Zakaria’s answer, like others in the media, is education:
There are a number of reasons why we find ourselves in this predicament – but the most important of them is how much we have lagged behind on education. No other factor is as closely linked to upward mobility. Education is the engine of mobility (my emphasis).
Reading this after reading Bernstein’s article, I wonder if our education system really is the primary reason why we “find ourselves in this predicament.” After all, many of the Occupy Wall Street protesters are college-educated, as are many of the long-term unemployed. While I would imagine that most protesters would agree that equal opportunity for education is consistent with their message, what people appear to be most directly angry about is that despite having educated themselves and worked hard and done all the things they are supposed to do, economic opportunity is actually narrowing—and in some cases, drastically. (I also think many are focused more on immediate actions and less in long-term investments—but that is another discussion.)
Everyone agrees that investments in education make sense, but what is the degree to which these investments will actually impact family income inequality absent any other reforms or changes in our economic system? Is education still the primary engine of mobility that Zakaria claims it is? Do people believe that it is? Perhaps this is discussed during the program (which I have not seen), but in his introduction, Zakaria does not get into the issue of income concentration and political power that Bernstein raises.
In education we talk a lot about return on investment. You can’t get two sentences into a conversation with a pre-K education advocate, for example, before hearing about how x number of dollars invested in the system will result in y amounts of economic output. But the income inequality and mobility problem suggests to me that right now there may be a different, more relevant way to ask about return on investment in education: to what extent will our investments in education result in greater income equality and/or greater rates of mobility? If those investments are not going to do it on their own, what else needs to happen? In particular, I’m hoping that when people call for reform and increased investments in education as a direct response to these protests, they can address these questions.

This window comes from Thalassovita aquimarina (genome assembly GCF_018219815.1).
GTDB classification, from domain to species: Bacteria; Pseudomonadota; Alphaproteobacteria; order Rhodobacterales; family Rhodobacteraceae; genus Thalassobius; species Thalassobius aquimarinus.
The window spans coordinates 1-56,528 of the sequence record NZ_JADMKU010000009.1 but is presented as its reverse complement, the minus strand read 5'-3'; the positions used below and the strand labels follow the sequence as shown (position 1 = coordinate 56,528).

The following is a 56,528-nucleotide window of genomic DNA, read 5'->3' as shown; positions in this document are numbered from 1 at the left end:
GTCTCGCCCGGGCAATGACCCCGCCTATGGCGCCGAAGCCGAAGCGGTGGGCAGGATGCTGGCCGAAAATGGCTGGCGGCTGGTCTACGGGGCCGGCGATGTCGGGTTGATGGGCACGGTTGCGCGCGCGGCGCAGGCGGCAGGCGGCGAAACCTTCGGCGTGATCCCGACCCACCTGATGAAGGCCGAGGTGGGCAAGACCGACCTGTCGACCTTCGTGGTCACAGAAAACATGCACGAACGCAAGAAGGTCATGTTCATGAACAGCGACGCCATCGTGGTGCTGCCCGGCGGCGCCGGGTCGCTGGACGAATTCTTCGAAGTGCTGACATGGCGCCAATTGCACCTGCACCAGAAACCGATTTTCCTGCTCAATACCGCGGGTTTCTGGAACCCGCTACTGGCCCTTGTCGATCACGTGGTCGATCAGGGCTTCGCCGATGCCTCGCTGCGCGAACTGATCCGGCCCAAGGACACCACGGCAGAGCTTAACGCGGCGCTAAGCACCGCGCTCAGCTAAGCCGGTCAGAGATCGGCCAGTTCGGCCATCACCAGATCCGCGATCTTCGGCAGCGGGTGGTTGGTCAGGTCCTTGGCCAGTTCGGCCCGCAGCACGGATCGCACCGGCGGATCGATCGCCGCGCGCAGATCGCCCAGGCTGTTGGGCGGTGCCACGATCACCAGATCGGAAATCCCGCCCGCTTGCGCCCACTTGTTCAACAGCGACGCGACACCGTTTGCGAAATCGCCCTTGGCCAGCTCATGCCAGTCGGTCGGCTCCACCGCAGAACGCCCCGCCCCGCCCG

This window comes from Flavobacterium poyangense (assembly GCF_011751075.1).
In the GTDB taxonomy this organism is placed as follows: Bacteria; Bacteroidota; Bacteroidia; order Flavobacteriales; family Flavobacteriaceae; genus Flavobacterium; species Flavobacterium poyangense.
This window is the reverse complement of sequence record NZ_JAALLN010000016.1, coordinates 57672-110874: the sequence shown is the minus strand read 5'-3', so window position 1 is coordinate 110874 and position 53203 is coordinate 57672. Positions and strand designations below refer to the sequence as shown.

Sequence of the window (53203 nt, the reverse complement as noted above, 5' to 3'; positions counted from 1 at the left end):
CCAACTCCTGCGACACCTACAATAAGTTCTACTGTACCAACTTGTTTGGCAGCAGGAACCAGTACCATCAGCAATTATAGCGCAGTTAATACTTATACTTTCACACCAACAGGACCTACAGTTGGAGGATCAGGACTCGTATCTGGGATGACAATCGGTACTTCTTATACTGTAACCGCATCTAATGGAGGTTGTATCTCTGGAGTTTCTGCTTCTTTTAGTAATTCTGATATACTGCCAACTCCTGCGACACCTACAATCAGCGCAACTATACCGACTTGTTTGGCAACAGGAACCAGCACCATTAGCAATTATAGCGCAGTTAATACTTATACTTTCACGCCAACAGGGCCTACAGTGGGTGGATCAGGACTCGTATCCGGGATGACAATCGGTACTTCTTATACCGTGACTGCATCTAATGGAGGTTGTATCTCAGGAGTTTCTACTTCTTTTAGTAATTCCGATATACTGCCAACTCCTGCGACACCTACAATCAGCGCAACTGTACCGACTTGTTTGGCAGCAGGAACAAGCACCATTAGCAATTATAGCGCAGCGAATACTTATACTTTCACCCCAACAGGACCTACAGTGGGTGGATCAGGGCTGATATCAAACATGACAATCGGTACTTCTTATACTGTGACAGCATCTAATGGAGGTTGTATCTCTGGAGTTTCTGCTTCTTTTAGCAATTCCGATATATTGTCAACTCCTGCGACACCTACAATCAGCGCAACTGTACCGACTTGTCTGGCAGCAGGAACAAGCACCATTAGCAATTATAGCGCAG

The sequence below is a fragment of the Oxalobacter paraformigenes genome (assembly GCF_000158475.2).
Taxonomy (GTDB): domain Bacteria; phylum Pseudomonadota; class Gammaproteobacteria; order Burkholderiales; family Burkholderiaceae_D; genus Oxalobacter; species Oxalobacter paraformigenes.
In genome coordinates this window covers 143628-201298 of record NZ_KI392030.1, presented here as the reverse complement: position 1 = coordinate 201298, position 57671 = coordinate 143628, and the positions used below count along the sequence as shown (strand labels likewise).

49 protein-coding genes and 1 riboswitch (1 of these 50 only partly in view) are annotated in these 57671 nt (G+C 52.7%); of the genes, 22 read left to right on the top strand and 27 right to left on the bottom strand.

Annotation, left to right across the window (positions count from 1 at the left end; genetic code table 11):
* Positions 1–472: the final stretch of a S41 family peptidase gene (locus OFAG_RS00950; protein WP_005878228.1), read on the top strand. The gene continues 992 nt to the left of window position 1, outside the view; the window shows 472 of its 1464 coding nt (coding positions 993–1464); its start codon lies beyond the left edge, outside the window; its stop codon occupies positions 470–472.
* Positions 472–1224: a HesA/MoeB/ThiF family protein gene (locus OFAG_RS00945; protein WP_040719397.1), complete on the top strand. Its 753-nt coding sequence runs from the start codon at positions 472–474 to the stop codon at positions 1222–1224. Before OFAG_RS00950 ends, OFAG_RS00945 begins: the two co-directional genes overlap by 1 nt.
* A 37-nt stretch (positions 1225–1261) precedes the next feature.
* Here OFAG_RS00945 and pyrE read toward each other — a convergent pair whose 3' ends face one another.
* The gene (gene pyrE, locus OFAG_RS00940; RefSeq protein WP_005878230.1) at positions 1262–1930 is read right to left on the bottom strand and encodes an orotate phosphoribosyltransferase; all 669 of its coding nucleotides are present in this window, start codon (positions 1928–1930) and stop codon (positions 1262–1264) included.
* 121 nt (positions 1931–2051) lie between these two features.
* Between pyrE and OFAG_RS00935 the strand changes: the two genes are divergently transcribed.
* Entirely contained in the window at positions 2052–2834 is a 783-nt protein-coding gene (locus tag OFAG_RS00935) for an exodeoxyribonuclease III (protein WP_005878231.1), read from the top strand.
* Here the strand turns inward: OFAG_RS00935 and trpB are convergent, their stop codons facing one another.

I think these are especially relevant questions for those of us in the adult education field. Clearly, a lot of adults who need help with basic skills are hoping that improving those skills will lead them to greater economic opportunity. One thing for sure: we tell them that all the time. But for adult learning to lead to greater economic opportunity, there has to be a reasonably equitable economic playing field for them to enter once they upgrade those skills. What if students decide that this is no longer the case—that whatever effort they put into improving their skills, they will end up right back where they started? There is a line in Bradbury’s paper that suggests this is not an unreasonable position: she writes that “families’ later-year incomes increasingly depended on their starting place. (my emphasis)”